An overview and some starting points:
This post is for students (and teachers) who would like some resources – videos, quotes, theorists, key texts, key words etc to help them think about the topic of POSTCOLONIALISM, which may appear in a range of creative, media, culture, communications, English, History and other courses. Overall, this is a topic that concerns IDENTITY and REPRESENTATION. In other words, where does our identity come from? How is our identity formed? How do we understand our own identity and how is our identity represented in the local, national and global media? You can look at another post that looks at identity, representation and the self. But here it is specifically looking at identity and representation in the light of ideas and concepts relating to Empire and Colonialism.
In 2010 the Iraqi artist Wafaa Bilal surgically implanted a camera into the back of his head. The camera implant allowed him to record 1 minute of his daily life from December 14, 2010 – December 18, 2011, 316 days in total. This cutting edge practice of contemporary media art, is shocking, arresting, unusual and confusing. So how can we understand the motivation for this creative action? What ideas could help us to understand this radical and provocative gesture? I believe that primarily, Bilal was exploring notions of privacy and surveillance in the era of pervasive forms of new technology.
However, as this post looks essentially at POSTCOLONIALISM, I want to suggest that we can understand his performance under the theme of POSTCOLONIAL REPRESENTATION and IDENTITY, becuase 3rdi is about looking and being looked at about using visceral senses as mechanisms in a strategy to make better sense of ourselves and OTHERS. Indeed, it will be explored that the key to unlock an understanding of ourselves is held by ‘The OTHER’.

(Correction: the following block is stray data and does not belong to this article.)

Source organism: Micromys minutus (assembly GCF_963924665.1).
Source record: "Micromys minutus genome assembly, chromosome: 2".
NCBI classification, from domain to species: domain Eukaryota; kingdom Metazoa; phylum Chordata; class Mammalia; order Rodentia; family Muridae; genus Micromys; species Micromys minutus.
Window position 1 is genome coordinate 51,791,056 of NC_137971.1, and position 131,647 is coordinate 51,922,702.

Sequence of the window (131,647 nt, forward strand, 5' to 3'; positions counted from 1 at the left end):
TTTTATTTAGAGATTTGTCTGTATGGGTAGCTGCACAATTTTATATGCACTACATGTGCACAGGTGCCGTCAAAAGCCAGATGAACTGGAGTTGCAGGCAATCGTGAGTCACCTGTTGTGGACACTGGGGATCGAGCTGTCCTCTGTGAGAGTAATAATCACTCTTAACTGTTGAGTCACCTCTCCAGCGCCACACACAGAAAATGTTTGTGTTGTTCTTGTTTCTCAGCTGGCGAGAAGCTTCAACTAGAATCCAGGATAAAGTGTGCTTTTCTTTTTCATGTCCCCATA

As such, the act of looking and ‘being looked at’, is an assimilation of SOCIETY, HISTORY, ECONOMICS and POLITICS, generally mediated through technologies of REPRESENTATION, reproduction and storage. So in many ways this is a post also about LITERACY. A way in which we can use media, culture, communications and technology to understand the complex relationship between society, self and community. As ever, I hope it helps.
1. Alt. History
So, the first item I have posted is a short video which gives you an overview of Black British History. It argues for the need (for all of us) to recognise the representation of black and ethnic voices in British (and therefore Western) History. In other words, representation is about voices, stories and characters the we DON’T SEE as much as voices, stories and characters that we do see. It’s also about giving a context and understanding to the stories we see and hear.
Postcolonial critical thought emerged as a distinct category in the 1990’s, with an aim to undermine the universalist claims that ‘great literature has a timeless and universal significance [which] thereby demotes or disregards cultural, social, regional, and nations differences in experience and outlook’ (Barry, 2017: 194). In other words, postcolonial criticism challenges the assumption of a universal claim towards what constitutes ‘good reading’ and ‘good literature’; questioning the notion of a recognised and overarching canon of important cultural texts – book, poems, plays, films etc – much of which is institutionalised into academic syllabi. As Edward Said makes clear, the ‘power to narrate, or to block other narratives from forming or emerging, is very important to culture and imperialism’ (Culture and Imperialism, 1993: xiii). Therefore the arguments developed around POSTCOLONIAL critical thought ‘constituted a fundamentally important political act’ (MacLoed, 200: 16)
For an interesting and consise overview of the development of ‘literary canons’ in literature, read Chapter 1 ‘Theory before Theory’ (particulary Literary Theorising from Aristotle to Leavis) in Beginning Theory by Peter Barry link here for extracts.